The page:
The Crack of Dawn
The Crack of Dawn
Before we made Evil Dead in the late-1970s, we shot exclusively in Super-8, which was much cheaper and easier than 16mm. Wanting to expand his horizons, Bruce Campbell took a filmmaking course at Wayne State University where they shot 16mm, taught by a fellow named John Mason. Bruce made a short, black and white, 16mm film for the class called Fish Shticks (a title that was later reused on Xena). The entire cast and crew were Bruce, me, and Sam who starred in it, and it turned out quite well. Holy crap, we’d made the move up to 16mm.
Bruce and I then made a 10-minute, color, 16mm promotional film for the University of Detroit to be shown on local TV during U of D’s basketball games. It was close to an impossible schedule. We shot the entire film on a Thursday and got the film back from the lab on Friday. We rented a Moviola on Thursday for use on Friday, thus only paying for Friday, but not having to return it until Monday morning. The guy at the rental house actually asked, “You’re just using this on Friday, right?” Bruce and I glanced at each other, then we both assured him it was only for Friday. Once we had the film from the lab, Bruce and I cut non-stop for the next 48 hours. I had to choose all of the music in advance and have it transferred 16mm magnetic stock so we could cut it and the picture at the same time. I simply hoped that my music choices would sync up with the picture, and they did. We returned the Moviola Monday morning, and as the guy took hold of it he said, “It’s still hot.” We feigned innocence. We then got the edited picture and sound to the lab, had it printed, then took it straight to the TV station and it was shown that night. It turned out so well that U of D showed it for years.
In 1979 when we made Evil Dead, Bruce went back to his former teacher at Wayne, John Mason, and asked him for recommendations for crew people. Tim Philo came on board as cameraman, Bart Pierce did the stop-motion effects, and John Mason himself took the job as sound man (I replaced him when he left after six weeks).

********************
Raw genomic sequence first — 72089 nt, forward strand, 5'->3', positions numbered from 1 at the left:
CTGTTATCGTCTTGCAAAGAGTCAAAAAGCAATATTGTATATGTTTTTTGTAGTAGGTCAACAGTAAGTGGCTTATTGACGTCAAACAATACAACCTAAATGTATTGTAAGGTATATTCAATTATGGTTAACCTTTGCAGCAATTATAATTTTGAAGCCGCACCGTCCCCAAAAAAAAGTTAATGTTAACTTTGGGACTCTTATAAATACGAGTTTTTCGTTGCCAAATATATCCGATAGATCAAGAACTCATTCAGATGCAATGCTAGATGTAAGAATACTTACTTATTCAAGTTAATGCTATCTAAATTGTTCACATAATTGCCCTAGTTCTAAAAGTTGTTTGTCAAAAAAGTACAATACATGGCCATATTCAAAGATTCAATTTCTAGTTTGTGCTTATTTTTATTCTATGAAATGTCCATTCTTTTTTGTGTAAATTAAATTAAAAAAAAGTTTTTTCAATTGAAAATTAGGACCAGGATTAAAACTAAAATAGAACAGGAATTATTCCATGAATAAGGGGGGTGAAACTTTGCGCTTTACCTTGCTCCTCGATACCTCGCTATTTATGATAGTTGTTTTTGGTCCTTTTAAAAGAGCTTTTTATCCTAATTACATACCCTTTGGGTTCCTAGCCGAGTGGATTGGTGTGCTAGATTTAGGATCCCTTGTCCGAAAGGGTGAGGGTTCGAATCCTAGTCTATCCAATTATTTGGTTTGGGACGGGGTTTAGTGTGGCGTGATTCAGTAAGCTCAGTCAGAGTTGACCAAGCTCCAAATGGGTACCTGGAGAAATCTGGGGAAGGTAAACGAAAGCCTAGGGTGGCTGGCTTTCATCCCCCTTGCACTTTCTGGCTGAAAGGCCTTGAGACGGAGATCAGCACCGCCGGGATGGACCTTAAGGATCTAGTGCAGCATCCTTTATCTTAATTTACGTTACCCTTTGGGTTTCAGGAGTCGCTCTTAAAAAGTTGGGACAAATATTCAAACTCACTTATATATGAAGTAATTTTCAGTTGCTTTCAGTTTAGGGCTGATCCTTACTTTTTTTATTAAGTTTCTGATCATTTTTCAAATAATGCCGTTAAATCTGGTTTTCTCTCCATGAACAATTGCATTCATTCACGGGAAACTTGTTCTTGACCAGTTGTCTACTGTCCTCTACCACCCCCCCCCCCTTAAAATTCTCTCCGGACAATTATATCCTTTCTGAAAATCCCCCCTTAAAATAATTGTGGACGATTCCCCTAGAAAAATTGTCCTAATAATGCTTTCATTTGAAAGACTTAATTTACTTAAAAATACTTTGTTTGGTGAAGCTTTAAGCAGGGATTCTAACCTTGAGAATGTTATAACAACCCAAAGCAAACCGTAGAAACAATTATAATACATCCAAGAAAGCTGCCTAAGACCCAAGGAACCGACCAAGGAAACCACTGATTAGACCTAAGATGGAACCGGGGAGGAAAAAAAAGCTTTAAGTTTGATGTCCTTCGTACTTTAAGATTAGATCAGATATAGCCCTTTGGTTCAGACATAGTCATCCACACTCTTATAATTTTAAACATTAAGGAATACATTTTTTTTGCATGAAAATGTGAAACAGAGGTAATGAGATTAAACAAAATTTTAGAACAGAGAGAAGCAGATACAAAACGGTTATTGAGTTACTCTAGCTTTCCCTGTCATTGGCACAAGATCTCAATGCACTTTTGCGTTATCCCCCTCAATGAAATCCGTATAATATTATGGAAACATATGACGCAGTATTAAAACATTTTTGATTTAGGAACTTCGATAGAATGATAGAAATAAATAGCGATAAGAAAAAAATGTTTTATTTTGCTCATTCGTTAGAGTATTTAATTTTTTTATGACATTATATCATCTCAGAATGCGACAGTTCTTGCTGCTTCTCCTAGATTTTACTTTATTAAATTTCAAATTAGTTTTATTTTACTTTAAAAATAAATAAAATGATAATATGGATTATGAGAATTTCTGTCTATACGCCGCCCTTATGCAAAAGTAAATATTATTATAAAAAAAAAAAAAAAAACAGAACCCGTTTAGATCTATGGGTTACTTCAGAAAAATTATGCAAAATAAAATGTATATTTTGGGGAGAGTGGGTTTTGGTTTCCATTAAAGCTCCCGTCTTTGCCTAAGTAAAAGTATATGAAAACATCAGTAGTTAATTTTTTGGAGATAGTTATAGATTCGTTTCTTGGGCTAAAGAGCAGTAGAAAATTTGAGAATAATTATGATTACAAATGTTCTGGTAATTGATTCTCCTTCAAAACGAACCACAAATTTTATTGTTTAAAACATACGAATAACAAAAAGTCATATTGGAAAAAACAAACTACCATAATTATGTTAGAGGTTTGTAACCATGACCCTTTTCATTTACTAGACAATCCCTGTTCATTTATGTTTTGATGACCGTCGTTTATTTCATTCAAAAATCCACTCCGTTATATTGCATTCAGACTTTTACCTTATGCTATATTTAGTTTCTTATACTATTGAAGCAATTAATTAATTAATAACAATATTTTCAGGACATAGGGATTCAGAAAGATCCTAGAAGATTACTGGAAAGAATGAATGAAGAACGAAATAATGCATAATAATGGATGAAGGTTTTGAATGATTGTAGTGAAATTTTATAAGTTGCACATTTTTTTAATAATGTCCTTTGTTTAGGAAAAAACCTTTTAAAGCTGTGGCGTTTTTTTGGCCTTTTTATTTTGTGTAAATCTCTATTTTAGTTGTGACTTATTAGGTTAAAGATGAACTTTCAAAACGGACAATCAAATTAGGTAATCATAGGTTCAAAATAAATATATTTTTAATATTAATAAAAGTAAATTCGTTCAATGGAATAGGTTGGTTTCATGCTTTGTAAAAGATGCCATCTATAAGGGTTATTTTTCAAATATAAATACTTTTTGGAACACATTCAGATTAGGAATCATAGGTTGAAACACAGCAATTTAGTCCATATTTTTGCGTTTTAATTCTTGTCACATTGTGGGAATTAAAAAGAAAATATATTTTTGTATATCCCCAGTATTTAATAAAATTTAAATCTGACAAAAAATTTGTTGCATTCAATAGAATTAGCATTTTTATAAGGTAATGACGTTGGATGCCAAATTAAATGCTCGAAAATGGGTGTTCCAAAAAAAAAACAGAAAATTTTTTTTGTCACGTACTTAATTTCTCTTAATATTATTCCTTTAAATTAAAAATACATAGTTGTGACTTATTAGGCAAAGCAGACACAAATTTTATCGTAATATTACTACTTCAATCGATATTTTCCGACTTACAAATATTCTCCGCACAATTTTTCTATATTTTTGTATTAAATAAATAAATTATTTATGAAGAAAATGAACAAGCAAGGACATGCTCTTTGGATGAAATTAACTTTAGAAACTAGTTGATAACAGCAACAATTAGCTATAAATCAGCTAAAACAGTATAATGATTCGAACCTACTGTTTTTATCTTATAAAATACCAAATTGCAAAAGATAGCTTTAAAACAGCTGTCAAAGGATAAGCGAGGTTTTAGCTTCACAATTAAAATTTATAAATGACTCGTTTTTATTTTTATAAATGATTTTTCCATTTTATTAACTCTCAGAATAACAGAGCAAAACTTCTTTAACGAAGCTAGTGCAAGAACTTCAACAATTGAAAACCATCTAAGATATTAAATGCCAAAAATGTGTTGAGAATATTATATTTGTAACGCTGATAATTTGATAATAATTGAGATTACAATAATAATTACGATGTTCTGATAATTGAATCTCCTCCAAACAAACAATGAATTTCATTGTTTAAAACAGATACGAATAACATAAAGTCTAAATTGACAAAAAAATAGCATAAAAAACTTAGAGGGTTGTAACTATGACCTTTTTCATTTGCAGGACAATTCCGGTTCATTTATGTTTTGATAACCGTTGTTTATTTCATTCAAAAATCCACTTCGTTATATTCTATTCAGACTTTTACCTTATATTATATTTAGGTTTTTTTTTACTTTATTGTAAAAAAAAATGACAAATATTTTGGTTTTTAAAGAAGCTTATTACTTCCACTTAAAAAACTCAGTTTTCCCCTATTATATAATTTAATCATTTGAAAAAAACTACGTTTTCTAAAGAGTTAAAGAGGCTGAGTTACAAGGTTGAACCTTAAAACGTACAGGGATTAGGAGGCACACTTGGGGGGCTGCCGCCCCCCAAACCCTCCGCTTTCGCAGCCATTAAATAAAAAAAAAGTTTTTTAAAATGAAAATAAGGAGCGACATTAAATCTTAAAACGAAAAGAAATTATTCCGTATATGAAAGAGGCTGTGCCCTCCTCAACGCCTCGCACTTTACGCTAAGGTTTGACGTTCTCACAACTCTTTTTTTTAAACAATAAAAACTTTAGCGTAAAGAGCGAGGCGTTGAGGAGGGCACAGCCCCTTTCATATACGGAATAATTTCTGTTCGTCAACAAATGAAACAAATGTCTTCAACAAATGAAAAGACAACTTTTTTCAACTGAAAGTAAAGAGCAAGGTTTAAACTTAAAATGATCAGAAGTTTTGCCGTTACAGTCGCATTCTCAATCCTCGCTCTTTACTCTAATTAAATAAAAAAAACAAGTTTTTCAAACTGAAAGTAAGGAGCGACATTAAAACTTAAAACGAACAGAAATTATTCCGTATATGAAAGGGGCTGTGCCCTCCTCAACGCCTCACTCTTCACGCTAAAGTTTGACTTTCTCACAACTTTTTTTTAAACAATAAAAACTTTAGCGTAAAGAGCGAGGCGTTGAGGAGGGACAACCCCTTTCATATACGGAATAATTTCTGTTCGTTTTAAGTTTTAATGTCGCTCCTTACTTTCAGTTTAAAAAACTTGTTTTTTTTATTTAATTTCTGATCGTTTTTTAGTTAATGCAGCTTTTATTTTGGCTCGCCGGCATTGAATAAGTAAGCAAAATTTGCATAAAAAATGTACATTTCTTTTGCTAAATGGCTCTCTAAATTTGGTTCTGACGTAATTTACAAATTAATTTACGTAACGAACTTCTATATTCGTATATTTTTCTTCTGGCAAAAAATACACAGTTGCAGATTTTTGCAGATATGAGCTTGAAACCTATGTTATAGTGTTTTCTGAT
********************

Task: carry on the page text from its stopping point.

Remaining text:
Among these Wayne State film guys was an odd fellow named Rick Merciez. Rick didn’t actually make movies, he collected film gear, and had a lot of it: four or five 16mm cameras, a really strange 35mm Arriflex camera (used later on Crimewave), lights, stands, flags, projectors, you name it. Rick lived in a small house in east Detroit (not the best side of town) with his mother, and dreamed of making a feature film one day called Tough Babes. Rick was too weird for most of the guys to deal with. However, since we were now shooting 16mm, and none of us owned any 16mm equipment, I set up a pipeline through Rick. If I would simply go to his God-forsaken house and listen to him tell me in detail about the scenes in Tough Babes – not the story, because he didn’t have one of those – he would let me borrow anything I wanted for as long as I wanted for free, bless his soul.
So, I borrowed equipment from Rick for several films, and heard in extensive detail various scenes from Tough Babes, like: “The Tough Babes are crossing a street and a car bumps one of the babes, who happens to have a tire iron in her hand. The Tough Babe jumps on the hood of the car, smashes out the windshield, grabs the driver by his hair, then jams the sharp end of the tire iron through the guy’s head, from temple to temple, and his eyes pop out.”
I borrowed Rick’s 16mm Canon Scoopic camera to shoot the film, Cleveland Smith Bounty Hunter (1981). To my great good fortune the FX guy, Bart Pierce, who did the wonderful FX in Cleveland Smith, worked the night shift at the film lab, Producer’s Color Service. Bart would take our negative and cut it on the end of another job and make us free prints.
Bart and Rick Merciez were old buddies from Wayne State. Rick dropped by the lab late at night, which is when Bart worked, and saw the very first print of Cleveland Smith, before me. There was Rick’s name listed first in our Special Thanks.
Apparently, Rick left the lab about midnight, driving his van west along Woodward Ave. Within the city of Detroit is another city called Highland Park, which is where the very first Ford plant is located, and has worse crime statistics than Detroit. This is where Rick thought it was a good idea to stop and pick up a hooker. When he slid open the side door a man jumped into the van and stabbed Rick to death. The last thing he did in his life was see my movie.
But wait, there’s more to this tale, which I’ll finish tomorrow.
Have a glorious day. I’m certainly going to give it all the gusto I’ve got.